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Cheruiyot, Robert

Robert Cheruiyot



In 2008 Robert Cheruiyot became the first man ever to win the prestigious Boston Marathon for the fourth time. The Kenyan runner's finish of 2:07:46 came after he made a break from the pack of other Olympic-caliber runners at miles 16 and 17 in the 26.2-mile contest. "I like to push the race, and it wasn't fast," he explained to Frank Litsky in the New York Times.

Cheruiyot's early years were marked by poverty and extreme hardship. He was born in 1978, in Kapsabet, Kenya, into a Kalenjin family. The Kalenjin are one of Kenya's ethnic groups and make up about 12 percent of the population. Generally taller than those from Kenya's largest ethnic classification, Kikuyu, Kalenjin athletes have emerged as some of the world's top runners.

Cheruiyot began running while still a youngster in school, but his education was cut short by financial circumstances. Kenya has no public school system, so parents must pay tuition, known as the school fee, for their children to attend the local school. Cheruiyot's first school was in Nandi Hills, and then he went to a school in the town of Mosoriot after 1990. He became head boy—a position of prestige that harks back to Kenya's past as a part of the British empire—but eventually he was forced to drop out of school due to a family crisis. "My parents separated and my mother decided to get married again while my dad decided to sell the only piece of land and disappeared," he recounted in an interview with Chris Mbaisi in the East African Standard.

Was Homeless for a Time

A local relative then agreed to house him and pay the school fees at Kosirai High School, but Cheruiyot soon found himself merely a household servant. "Having been initiated into manhood two years back, my traditions did not allow me to do some things like going to the kitchen and washing children but I had very little choice considering my fate," he told Mbaisi. The relative finally agreed to send him to a less costly school in nearby Chemuswa, but Cheruiyot was forced to leave when his school fees went unpaid. He walked thirty-five miles to visit his brother in a nearby town to ask for help, but found his sibling barely able to provide for himself. On the walk back to Mosoriot, Cheruiyot recalled feeling a deep despair and the sense that perhaps he would be better off dead, because he had no home and no money for food. But then he remembered an acquaintance who ran a barbershop and who might be able to give him a job. He started out as a floor sweeper and earned so little that for months he ate only kale and ugali, a corn porridge. At night he was allowed to sleep on the store verandas, which were guarded by night watchmen. Eventually, he earned more money when he learned how to give shaves and was discovered in these circumstances by another relative, who agreed to take him in and pay his school fees.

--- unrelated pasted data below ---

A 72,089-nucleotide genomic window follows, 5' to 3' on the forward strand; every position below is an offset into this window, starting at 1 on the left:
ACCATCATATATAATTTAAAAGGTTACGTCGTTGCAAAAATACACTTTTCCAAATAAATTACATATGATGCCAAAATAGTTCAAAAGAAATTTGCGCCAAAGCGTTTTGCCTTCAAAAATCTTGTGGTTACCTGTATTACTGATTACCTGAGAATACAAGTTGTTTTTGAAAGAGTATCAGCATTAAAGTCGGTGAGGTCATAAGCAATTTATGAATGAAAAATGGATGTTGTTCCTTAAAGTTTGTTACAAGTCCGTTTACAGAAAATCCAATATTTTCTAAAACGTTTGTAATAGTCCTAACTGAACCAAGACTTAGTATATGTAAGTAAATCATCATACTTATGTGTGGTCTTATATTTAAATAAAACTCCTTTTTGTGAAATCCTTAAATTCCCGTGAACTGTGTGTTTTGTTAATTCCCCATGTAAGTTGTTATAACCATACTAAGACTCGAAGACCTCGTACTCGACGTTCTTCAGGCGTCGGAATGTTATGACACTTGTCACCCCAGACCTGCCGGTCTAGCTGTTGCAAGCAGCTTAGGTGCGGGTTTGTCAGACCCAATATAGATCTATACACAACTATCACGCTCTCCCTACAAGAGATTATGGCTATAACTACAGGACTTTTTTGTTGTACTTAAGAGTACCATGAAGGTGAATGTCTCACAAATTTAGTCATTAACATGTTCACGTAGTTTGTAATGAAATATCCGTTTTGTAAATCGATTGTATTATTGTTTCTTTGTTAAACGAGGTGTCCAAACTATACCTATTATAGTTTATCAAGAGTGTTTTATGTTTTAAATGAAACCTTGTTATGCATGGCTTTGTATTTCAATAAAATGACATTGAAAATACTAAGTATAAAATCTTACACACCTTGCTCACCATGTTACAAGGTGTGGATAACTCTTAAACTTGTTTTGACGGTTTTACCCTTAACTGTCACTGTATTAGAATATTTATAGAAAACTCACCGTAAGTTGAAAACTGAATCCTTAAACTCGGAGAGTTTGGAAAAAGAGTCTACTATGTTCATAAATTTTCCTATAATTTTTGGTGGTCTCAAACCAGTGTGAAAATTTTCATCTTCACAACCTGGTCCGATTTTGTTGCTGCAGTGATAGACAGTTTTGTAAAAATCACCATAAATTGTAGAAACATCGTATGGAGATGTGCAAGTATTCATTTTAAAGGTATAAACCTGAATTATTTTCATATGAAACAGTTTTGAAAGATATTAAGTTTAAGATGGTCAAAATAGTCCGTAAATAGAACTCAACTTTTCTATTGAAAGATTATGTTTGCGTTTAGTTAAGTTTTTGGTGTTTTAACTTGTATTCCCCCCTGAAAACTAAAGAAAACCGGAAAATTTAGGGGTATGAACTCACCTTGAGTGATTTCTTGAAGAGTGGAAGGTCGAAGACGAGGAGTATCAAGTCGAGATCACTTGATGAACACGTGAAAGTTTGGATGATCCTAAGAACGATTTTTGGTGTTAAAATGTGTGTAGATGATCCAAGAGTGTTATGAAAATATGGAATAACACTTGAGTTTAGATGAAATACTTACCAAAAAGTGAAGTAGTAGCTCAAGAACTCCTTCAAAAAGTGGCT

It was then that Cheruiyot began running in earnest. He met someone who worked at a runners' training camp that was sponsored by Fila, the athletic-gear maker, in a distant town. He finagled an introduction to camp officials and convinced them to let him train there. They conceded, but Cheruiyot soon found that "the coach did not like me much and wanted me out," he told Mbaisi, "claiming I was consuming too much food and training less." However, the owner of the camp was Moses Tanui, who was one of several older world-champion runners to have emerged from this part of Kenya. Tanui, a two-time Boston Marathon champion, took Cheruiyot's side and gave the order that he be allowed to stay.

The training camp was located in the Rift Valley Province, which is more than six thousand feet above sea level. Most of the top runners in Kenya who are of Kalenjin ethnicity are members of a smaller designation, the Nandi, who have traditionally survived in this part of the world as pastoralists, meaning that their livelihood is dependent on livestock. As a result, their diet is heavy on milk, maize, millet, and curdled cow's blood, while the physical demands of chasing cattle, goats, and other animals in such high-altitude conditions have given them a genetic predisposition to become world-class long-distance runners.

Bought Cows